Sparkling or still water? Organic or conventional avocados? Four stars or three-and-a-half? The modern world sets loose upon us a barrage of choice in the consumer marketplace, while the Internet not only expands our consumption opportunities—giving us most of the world’s music in a smartphone app—it offers us myriad new chances to learn about the tastes, and distastes, of others.
For several years, leading up to the 2016 publication of my book You May Also Like: Taste in An Age of Endless Choice, I dove into the latest research on consumer behavior, via social science, psychology, and neuroscience. Now, to help you navigate the confusing landscape of endless choices, to choose wisely, more efficiently, and with greater self-awareness, I have distilled some of that research into the form of an advice column—though in this case I also supplied the questions, based on real questions that arose during my research, and which I have subsequently heard from friends and readers.
A few months ago, Christina Tosi met a cookie she expected to be meh. “It was called salted caramel crunch, and I thought it was going to be a total snoozefest,” she said. After all, these days a cookie carpet-bombed with salt is old hat. But this confection, discovered in an airport, blew Tosi’s mind. “Imagine a butter cookie with raw sugar on top, with hints of kosher salt — it was toffee bits and these pretzel rounds folded in so every time you thought you were getting a toffee bit, you got this amazing, salty, multi thing.”
It wasn’t simply that it was delicious, it’s that it was familiar. “It makes me laugh because I’m like, I did that,” she said. “Like, no one put pretzels in cookies. Like, holy shit, nine years ago this was not a real thing in the world.” When Tosi first started peddling baked goods, it was the halcyon days before Instagram. Before unicorn freakshakes, rolled ice cream, and Oreos with Oreo filling — back when people could still get it up for flourless chocolate cake on a square plate. Her creation, this airport cookie’s godfather, was laden with potato chips, coffee grounds, butterscotch, chocolate chips — and pretzels. Tosi called it the Compost Cookie (later registering the trademark because she’s smart) and it was weird. Subversive, even. It, along with a black hole of butter and two kinds of sugar called the Crack Pie, ushered in the era of the Stunt Dessert — FOMO-inducing, insulin-spiking sweets consumed as much for the performative pleasure as for the sugar rush, from slutty brownies to anything off the Cookie Dough Cafe menu and the incalculable number of crummy Cronut clones.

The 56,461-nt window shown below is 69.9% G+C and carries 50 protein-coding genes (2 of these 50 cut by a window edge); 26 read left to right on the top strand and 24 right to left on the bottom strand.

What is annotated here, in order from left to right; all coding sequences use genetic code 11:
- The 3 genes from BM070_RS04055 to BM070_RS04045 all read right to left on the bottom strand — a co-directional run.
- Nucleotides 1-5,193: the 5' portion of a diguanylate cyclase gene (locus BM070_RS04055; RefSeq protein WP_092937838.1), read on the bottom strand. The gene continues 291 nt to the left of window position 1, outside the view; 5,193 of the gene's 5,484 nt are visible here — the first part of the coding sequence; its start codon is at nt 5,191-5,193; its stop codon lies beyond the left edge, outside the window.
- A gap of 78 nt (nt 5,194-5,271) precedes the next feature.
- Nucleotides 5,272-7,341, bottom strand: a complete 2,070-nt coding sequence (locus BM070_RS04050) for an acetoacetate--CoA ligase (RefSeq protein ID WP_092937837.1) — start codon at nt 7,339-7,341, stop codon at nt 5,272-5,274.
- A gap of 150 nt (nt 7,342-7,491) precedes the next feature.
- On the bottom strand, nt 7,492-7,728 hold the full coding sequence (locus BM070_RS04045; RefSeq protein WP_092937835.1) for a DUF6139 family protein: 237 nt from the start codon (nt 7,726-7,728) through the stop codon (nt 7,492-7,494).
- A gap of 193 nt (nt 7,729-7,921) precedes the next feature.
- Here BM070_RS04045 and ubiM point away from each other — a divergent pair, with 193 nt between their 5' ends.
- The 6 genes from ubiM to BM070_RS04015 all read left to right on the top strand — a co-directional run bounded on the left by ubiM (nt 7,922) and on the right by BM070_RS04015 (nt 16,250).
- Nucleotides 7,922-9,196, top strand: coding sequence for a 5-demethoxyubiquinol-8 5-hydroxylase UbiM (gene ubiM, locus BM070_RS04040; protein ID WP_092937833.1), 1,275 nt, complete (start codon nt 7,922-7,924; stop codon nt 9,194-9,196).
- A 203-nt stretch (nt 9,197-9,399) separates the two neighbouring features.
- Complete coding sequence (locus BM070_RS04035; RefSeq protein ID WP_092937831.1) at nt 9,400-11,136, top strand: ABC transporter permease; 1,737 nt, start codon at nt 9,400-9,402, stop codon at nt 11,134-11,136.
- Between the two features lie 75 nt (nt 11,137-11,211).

There’s little precedent in Europe for the lightly cooked, lightly sauced, yet intricately plated dishes, what the late writer and critic Josh Ozersky called “tweezer food,” before it appeared suddenly and decisively in France in the 1960s. A great deal of nouvelle cuisine’s innovations, in fact, paralleled classical aspects of Japanese dining, especially the movement’s emphasis on shorter cooking times; minimalist, playful plating; and a focus on extracting the essential aspects of an ingredient, rather than transforming it. Perhaps not coincidentally, from the time that French chefs began visiting Japan (and Japanese chefs began training in France) in the mid-1960s, fine dining has become increasingly like Japan’s most formal dining tradition, kaiseki.
So it turns out I can no longer speak English. This was the alarming realisation foisted upon me by Matthew Engel’s witty, cantankerous yet nonetheless persuasive polemic That’s the Way it Crumbles: The American Conquest of English. Because by English, I mean British English.
Despite having been born, raised and educated on British shores, it seems my mother tongue has been irreparably corrupted by the linguistic equivalent of the grey squirrel. And I’m not alone. Whether you’re a lover or a loather of phrases like “Can I get a decaf soy latte to go?”, chances are your vocabulary has been similarly colonised.
It seemed a little silly to think a single essay could change one’s life. Yet I knew what she was asking: Had agents and publishers beaten down my door after the essay appeared? Modern Love, which began in 2004, has become mythic among aspiring writers—a literary equivalent to winning American Idol. The column’s longtime editor, Dan Jones, estimates that 50 to 60 book deals based on Modern Love essays have been struck to date. Amy Krouse Rosenthal’s recent essay, “You May Want to Marry My Husband,” prompted a lucrative film rights bidding war ultimately won by Universal Pictures.
My essay, “A Measure of Desire,” did not inspire such a dramatic response. Still, on the eve of my first book’s publication, five years after the essay appeared, I have to admit that Modern Love has indeed had a significant impact on my life and career. And having spoken to several other writers about their experiences, it is clear that I’m not alone.
It is the vivid attention to detail, both in “Ulysses”, James Joyce’s masterpiece, and in “Solar Bones”, which make both these novels resonate like that evening bell.
Elizabeth Day’s sly fourth novel is an enticing mix of social climbing, barely hidden lust and possible crimes. The story rests on two central questions: Why is Martin Gilmour, a minor success as an art critic, being interrogated at a police station in the Cotswolds? What happened at the lavish 40th-birthday party of his aristocratic best friend, Ben Fitzmaurice, to make Martin squirm under the detectives’ glare? The novel’s underpinnings are much richer. Building on generations of fiction dissecting the British class system, Day carries that theme into the 21st century, adding the swift pace of a psychological thriller.